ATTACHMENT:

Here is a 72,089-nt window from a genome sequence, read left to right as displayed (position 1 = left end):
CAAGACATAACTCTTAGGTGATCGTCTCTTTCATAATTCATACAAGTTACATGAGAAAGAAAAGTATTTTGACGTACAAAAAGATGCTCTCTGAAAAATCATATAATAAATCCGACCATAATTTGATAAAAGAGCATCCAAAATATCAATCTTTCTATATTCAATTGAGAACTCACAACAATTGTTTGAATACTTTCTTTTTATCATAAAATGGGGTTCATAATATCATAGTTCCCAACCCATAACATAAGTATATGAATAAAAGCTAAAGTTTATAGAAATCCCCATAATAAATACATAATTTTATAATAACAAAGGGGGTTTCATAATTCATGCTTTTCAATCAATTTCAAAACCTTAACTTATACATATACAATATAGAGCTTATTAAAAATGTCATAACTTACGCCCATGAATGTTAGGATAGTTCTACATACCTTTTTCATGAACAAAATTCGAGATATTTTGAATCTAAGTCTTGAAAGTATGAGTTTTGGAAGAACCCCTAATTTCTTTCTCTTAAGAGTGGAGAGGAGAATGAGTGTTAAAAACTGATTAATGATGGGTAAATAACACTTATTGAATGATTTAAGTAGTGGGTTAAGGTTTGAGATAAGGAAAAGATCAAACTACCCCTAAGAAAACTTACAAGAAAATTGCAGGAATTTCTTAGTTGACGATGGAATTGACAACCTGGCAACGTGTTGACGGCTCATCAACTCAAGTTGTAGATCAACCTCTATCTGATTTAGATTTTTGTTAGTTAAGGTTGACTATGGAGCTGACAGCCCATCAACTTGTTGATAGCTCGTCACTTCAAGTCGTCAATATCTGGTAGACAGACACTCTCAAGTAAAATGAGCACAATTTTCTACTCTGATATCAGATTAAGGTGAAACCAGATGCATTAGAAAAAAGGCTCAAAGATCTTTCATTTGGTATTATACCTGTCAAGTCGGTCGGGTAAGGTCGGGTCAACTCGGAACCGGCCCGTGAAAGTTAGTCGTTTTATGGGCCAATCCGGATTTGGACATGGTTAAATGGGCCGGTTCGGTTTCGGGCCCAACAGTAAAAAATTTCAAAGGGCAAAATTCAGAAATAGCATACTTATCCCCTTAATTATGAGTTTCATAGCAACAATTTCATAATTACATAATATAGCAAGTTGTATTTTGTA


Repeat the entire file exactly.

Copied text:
Here is a 72,089-nt window from a genome sequence, read left to right as displayed (position 1 = left end):
CAAGACATAACTCTTAGGTGATCGTCTCTTTCATAATTCATACAAGTTACATGAGAAAGAAAAGTATTTTGACGTACAAAAAGATGCTCTCTGAAAAATCATATAATAAATCCGACCATAATTTGATAAAAGAGCATCCAAAATATCAATCTTTCTATATTCAATTGAGAACTCACAACAATTGTTTGAATACTTTCTTTTTATCATAAAATGGGGTTCATAATATCATAGTTCCCAACCCATAACATAAGTATATGAATAAAAGCTAAAGTTTATAGAAATCCCCATAATAAATACATAATTTTATAATAACAAAGGGGGTTTCATAATTCATGCTTTTCAATCAATTTCAAAACCTTAACTTATACATATACAATATAGAGCTTATTAAAAATGTCATAACTTACGCCCATGAATGTTAGGATAGTTCTACATACCTTTTTCATGAACAAAATTCGAGATATTTTGAATCTAAGTCTTGAAAGTATGAGTTTTGGAAGAACCCCTAATTTCTTTCTCTTAAGAGTGGAGAGGAGAATGAGTGTTAAAAACTGATTAATGATGGGTAAATAACACTTATTGAATGATTTAAGTAGTGGGTTAAGGTTTGAGATAAGGAAAAGATCAAACTACCCCTAAGAAAACTTACAAGAAAATTGCAGGAATTTCTTAGTTGACGATGGAATTGACAACCTGGCAACGTGTTGACGGCTCATCAACTCAAGTTGTAGATCAACCTCTATCTGATTTAGATTTTTGTTAGTTAAGGTTGACTATGGAGCTGACAGCCCATCAACTTGTTGATAGCTCGTCACTTCAAGTCGTCAATATCTGGTAGACAGACACTCTCAAGTAAAATGAGCACAATTTTCTACTCTGATATCAGATTAAGGTGAAACCAGATGCATTAGAAAAAAGGCTCAAAGATCTTTCATTTGGTATTATACCTGTCAAGTCGGTCGGGTAAGGTCGGGTCAACTCGGAACCGGCCCGTGAAAGTTAGTCGTTTTATGGGCCAATCCGGATTTGGACATGGTTAAATGGGCCGGTTCGGTTTCGGGCCCAACAGTAAAAAATTTCAAAGGGCAAAATTCAGAAATAGCATACTTATCCCCTTAATTATGAGTTTCATAGCAACAATTTCATAATTACATAATATAGCAAGTTGTATTTTGTA